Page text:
Wednesday, October 16, 2013
If Brandon Montclare and Amy Reeder know two things, it's Kickstarter and comics. In two years, the pair has successfully managed two Kickstarter campaigns that have both resulted in brand new comics debuting at New York Comic Con. Last year saw their release of the one-shot Halloween Eve, while this time around they're starting an ongoing, the delightfully titled Rocket Girl. They were slinging the book all weekend long at NYCC, but you can get a copy of it for yourself at your local comic shop, as it dropped last week. The question, of course, is how did the whole thing turn out? Hit that jump to find out!
ROCKET GIRL #1
Written by Brandon Montclare
Art by Amy Reeder
We begin in “The Present”, which for the book's purposes translates to 1986 New York. More specifically, within the labs of the curiously named Quintum Mechanics. There, a group of scientists are trying out their time machine for the first time.
Well, it might be more accurate to say that the book opens on Dayoung Johansson, our titular Rocket Girl, hurtling through the timestream “back in time to save the world”, but there's only one panel of that before switching over to the aforementioned Quintum scientists and their maiden time machine activation. Besides, the two scenes are intimately linked, as the time machine overloads explosively, and once the dust settles, Dayoung stands before the baffled researchers. She announces herself as a detective with the New York Teen Police Department from the futuristic year of 2013, declares the scientists to be under arrest for “crimes against time”, and promptly passes out in front of them.
These are the opening moments of Rocket Girl #1. The whole thing takes places over the course of three pages and really sets the tone for the book as a whole. It's full of big, wacky ideas, moves at a rapid clip, has plenty of colourful characters sprinkled throughout, and most of all, is a lot of fun. Brandon Montclare and Amy Reeder provide a stunning amount of backstory and information in this opening issue, while setting up an interesting conflict to be played out in coming chapters.
Montclare's dialogue throughout the issue is incredibly tight. He walks the tightrope between organically weaving in exposition without coming off as artificial or forced. He also works in a lots of fun and zany ideas that somehow seem perfectly logical in the context of the story proper. We get only the barest of glimpses into the New York Teen Police Department, but while the concept sounds completely ridiculous, it works. Granted, it does bring a smile to your face to see then teenstached commissioner roll out lines you'd expect from a stereotypical top cop four or five times his age, but that's a big part of Rocket Girl's charm. Neither its 1986 Present or 2013 Past are quite what you would expect, and half the fun is seeing the differences between the comic book versions and our reality. The other half is seeing those two times collide in increasingly humourous ways.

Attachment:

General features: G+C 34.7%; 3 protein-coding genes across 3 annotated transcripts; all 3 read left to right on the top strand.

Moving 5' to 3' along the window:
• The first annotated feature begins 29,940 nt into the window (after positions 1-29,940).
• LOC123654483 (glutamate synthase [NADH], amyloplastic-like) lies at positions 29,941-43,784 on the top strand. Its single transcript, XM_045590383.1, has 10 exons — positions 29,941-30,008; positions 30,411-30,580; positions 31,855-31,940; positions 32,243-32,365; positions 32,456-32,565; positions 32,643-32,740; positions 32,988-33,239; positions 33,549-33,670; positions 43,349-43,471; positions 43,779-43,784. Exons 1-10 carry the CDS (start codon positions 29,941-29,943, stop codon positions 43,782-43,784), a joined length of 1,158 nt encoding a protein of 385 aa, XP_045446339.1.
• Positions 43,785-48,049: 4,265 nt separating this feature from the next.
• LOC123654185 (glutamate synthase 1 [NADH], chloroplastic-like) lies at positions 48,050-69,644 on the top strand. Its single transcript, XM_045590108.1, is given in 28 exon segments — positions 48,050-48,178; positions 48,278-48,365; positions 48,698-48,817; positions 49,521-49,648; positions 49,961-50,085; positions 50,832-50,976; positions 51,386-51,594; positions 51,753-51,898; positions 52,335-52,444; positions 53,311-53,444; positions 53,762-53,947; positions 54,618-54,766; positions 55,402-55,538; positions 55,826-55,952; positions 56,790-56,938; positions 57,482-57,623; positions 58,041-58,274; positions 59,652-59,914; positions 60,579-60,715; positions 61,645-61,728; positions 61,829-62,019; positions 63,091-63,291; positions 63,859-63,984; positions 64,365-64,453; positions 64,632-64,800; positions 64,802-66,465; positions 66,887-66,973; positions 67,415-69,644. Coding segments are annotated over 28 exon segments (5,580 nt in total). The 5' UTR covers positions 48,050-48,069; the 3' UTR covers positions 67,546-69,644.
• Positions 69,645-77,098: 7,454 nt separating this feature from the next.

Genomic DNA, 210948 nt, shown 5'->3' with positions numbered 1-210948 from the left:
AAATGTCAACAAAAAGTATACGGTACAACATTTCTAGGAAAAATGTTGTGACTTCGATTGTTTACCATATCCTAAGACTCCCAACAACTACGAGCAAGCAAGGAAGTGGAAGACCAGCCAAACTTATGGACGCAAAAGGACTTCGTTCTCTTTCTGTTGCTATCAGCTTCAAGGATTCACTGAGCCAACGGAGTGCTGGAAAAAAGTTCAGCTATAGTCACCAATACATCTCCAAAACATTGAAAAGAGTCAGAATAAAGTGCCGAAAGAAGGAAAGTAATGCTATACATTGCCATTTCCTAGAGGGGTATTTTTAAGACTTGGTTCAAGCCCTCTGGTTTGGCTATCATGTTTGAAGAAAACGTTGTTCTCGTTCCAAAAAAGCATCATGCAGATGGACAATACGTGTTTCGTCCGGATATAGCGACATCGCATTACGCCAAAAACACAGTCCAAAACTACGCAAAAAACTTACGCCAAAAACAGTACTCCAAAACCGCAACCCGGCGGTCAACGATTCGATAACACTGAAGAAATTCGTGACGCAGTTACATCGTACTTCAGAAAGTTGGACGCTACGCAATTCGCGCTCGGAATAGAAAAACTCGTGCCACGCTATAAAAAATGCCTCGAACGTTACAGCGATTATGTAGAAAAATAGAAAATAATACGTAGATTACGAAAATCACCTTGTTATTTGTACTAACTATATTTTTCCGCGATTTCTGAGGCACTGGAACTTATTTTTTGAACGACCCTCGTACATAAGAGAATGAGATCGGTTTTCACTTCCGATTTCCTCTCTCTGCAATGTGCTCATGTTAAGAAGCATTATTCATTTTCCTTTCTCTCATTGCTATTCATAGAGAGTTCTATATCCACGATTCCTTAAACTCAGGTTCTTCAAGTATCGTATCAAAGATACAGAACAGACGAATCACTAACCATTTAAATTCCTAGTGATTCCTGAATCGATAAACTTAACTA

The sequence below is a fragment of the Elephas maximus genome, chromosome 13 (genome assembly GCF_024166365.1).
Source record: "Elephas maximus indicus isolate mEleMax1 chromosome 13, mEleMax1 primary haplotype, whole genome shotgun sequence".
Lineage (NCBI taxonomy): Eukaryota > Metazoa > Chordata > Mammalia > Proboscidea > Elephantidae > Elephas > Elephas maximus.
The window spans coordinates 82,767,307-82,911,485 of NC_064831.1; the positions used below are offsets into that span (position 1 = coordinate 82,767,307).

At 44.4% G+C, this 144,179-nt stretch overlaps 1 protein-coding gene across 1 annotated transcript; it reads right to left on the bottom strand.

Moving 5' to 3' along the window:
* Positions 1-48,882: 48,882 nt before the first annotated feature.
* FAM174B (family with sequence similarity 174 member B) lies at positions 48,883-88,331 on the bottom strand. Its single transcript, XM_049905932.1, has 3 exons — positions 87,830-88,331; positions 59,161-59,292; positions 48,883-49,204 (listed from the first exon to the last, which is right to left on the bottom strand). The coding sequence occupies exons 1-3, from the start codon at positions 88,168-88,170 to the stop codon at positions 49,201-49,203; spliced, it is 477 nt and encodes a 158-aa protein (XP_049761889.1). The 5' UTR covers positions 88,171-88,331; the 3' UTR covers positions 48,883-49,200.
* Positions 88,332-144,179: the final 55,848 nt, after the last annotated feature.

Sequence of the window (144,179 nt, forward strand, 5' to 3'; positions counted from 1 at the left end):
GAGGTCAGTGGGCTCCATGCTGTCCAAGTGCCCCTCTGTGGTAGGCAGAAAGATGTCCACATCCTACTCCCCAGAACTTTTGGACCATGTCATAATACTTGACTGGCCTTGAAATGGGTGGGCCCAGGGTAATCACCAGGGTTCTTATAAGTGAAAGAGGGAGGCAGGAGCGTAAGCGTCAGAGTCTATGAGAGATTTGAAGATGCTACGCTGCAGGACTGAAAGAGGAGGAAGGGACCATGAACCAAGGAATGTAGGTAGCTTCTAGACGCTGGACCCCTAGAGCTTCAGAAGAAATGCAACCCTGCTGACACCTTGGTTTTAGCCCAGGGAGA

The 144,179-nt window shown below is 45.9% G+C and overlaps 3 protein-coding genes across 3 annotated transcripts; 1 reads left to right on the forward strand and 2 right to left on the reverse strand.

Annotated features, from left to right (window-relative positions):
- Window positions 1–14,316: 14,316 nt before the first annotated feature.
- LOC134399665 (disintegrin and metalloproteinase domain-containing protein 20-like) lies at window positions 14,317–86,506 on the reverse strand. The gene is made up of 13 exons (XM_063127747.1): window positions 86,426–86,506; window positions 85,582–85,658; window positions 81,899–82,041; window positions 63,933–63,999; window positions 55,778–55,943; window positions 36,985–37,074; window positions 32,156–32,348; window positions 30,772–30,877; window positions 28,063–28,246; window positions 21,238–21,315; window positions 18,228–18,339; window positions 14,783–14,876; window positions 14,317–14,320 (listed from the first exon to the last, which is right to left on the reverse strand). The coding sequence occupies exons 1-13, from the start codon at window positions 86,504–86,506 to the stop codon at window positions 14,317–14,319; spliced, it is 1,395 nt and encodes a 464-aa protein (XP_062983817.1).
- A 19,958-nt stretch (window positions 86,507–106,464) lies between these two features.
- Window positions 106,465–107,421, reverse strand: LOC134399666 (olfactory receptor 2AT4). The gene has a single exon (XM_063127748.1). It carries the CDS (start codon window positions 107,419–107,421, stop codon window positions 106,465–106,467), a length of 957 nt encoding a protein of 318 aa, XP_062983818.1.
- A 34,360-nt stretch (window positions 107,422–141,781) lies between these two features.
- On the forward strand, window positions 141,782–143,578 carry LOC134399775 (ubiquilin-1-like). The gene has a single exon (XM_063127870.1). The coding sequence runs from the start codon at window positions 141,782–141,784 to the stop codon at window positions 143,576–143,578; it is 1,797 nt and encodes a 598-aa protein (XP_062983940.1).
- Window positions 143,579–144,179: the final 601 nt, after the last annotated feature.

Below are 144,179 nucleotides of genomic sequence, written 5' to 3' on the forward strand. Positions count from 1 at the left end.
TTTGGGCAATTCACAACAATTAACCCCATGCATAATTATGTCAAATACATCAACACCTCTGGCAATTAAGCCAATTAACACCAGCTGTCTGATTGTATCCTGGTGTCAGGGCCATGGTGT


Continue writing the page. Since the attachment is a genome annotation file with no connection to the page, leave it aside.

Additionally, Dayoung is far from the fish out of water, lost adolescent that she may at first appear to be. She quickly shows herself to be an incredibly capable officer of the future law, whether teenaged or no, rocketing off to help out when trouble strikes. Not only that, but she resolves the situation far quicker and more efficiently then the present-day cops ever could have. It will be interesting to see what other tricks she has up her sleeve.
As one would expect from an Amy Reeder book, her visuals play an enormous role in getting all of this across and making it look gorgeous. Indeed, this is one of the best looking issues I've seen from her. She brings all her signature calling cards to the table. Her characters all look great, with each one having a unique look and silhouette to them. It's surprising how refreshing it can be to see characters that break the normal comic book mold. Of course, Dayoung is the most unique of them all, with a sleek uniform and rocket pack that sets her apart and implies her temporal provenance. Reeder's settings are equally superb. Whether it's past, present, or future, Reeder puts in a ton of detail and personality to make the world feel like it is truly lived in.
While her artwork is as attractive as ever, what I most enjoyed was Reeder's killer design work and layouts. Few pages are made up of traditional panel grids, preferring instead lots of inset panels, diagonals, and other less common techniques. This gives every page a dynamic feel that fits right in with the frenetic pace of Montclare's script. I'd also like to mention that while I felt Reeder's word balloons were a little off at times in last year's Halloween Eve, they are much better this time around. There's some nice little moments that concisely convey emotion or tonality in subtle ways.
Once the book gets going, the plot for the remainder of the issue is a little light and gets somewhat distracted from Dayoung's stated goal of saving time and the world. I didn't mind the digression too much, as it still made for a playful little sequence that had the added bonus of letting Reeder show off some lovely arting, but hopefully future issues can pay slightly more attention to what is initially presented as the main (and really only) purpose for Dayoung's time travelling adventures.
Verdict – Buy It. Rocket Girl #1 is a really fun piece of comics. It's a semi-lighthearted action-adventure time travel piece with a female, teenaged protagonist, but despite how complex and perhaps even awkward that description may sound here, everything seems to fit in the book itself. Brandon Montclare and Amy Reeder past collaborations and familiarity with one another is abundantly clear, as they've produced an opening issue that aims to please, hits the mark on all counts, and promises more to come. Simply put, it works and you should give it a chance if you haven't already.